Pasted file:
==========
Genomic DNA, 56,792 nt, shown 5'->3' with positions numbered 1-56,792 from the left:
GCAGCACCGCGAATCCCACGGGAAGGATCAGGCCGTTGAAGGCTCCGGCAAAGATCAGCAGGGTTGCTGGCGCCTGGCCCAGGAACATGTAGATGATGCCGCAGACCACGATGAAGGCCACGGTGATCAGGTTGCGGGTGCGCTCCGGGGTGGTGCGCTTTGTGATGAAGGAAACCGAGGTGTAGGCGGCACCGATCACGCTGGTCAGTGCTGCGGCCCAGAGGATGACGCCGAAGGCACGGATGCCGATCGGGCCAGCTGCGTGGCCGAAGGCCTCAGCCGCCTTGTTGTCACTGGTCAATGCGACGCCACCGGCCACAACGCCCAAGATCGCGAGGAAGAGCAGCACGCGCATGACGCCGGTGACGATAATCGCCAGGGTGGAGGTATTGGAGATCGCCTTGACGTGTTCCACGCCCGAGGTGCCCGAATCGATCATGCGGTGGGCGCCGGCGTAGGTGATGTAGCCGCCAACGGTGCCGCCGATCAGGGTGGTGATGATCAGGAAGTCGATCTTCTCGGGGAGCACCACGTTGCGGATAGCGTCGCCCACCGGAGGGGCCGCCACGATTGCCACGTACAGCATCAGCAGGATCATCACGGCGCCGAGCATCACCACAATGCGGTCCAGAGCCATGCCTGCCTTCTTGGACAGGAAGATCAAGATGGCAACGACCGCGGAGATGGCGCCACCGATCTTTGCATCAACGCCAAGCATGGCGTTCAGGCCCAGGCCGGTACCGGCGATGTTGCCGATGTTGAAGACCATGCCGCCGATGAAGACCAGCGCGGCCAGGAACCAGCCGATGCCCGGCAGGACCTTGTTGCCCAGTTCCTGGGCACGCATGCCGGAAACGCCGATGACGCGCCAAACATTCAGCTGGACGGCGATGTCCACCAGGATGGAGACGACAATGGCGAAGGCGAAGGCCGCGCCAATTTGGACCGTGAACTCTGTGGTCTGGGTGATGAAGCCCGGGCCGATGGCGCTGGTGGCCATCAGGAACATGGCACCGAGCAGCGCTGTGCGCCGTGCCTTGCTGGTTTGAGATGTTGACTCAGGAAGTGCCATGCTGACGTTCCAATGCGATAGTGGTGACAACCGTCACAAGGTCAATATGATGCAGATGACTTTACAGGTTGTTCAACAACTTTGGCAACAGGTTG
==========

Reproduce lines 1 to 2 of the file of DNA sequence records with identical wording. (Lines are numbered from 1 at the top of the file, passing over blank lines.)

Genomic DNA, 56,792 nt, shown 5'->3' with positions numbered 1-56,792 from the left:
GCAGCACCGCGAATCCCACGGGAAGGATCAGGCCGTTGAAGGCTCCGGCAAAGATCAGCAGGGTTGCTGGCGCCTGGCCCAGGAACATGTAGATGATGCCGCAGACCACGATGAAGGCCACGGTGATCAGGTTGCGGGTGCGCTCCGGGGTGGTGCGCTTTGTGATGAAGGAAACCGAGGTGTAGGCGGCACCGATCACGCTGGTCAGTGCTGCGGCCCAGAGGATGACGCCGAAGGCACGGATGCCGATCGGGCCAGCTGCGTGGCCGAAGGCCTCAGCCGCCTTGTTGTCACTGGTCAATGCGACGCCACCGGCCACAACGCCCAAGATCGCGAGGAAGAGCAGCACGCGCATGACGCCGGTGACGATAATCGCCAGGGTGGAGGTATTGGAGATCGCCTTGACGTGTTCCACGCCCGAGGTGCCCGAATCGATCATGCGGTGGGCGCCGGCGTAGGTGATGTAGCCGCCAACGGTGCCGCCGATCAGGGTGGTGATGATCAGGAAGTCGATCTTCTCGGGGAGCACCACGTTGCGGATAGCGTCGCCCACCGGAGGGGCCGCCACGATTGCCACGTACAGCATCAGCAGGATCATCACGGCGCCGAGCATCACCACAATGCGGTCCAGAGCCATGCCTGCCTTCTTGGACAGGAAGATCAAGATGGCAACGACCGCGGAGATGGCGCCACCGATCTTTGCATCAACGCCAAGCATGGCGTTCAGGCCCAGGCCGGTACCGGCGATGTTGCCGATGTTGAAGACCATGCCGCCGATGAAGACCAGCGCGGCCAGGAACCAGCCGATGCCCGGCAGGACCTTGTTGCCCAGTTCCTGGGCACGCATGCCGGAAACGCCGATGACGCGCCAAACATTCAGCTGGACGGCGATGTCCACCAGGATGGAGACGACAATGGCGAAGGCGAAGGCCGCGCCAATTTGGACCGTGAACTCTGTGGTCTGGGTGATGAAGCCCGGGCCGATGGCGCTGGTGGCCATCAGGAACATGGCACCGAGCAGCGCTGTGCGCCGTGCCTTGCTGGTTTGAGATGTTGACTCAGGAAGTGCCATGCTGACGTTCCAATGCGATAGTGGTGACAACCGTCACAAGGTCAATATGATGCAGATGACTTTACAGGTTGTTCAACAACTTTGGCAACAGGTTG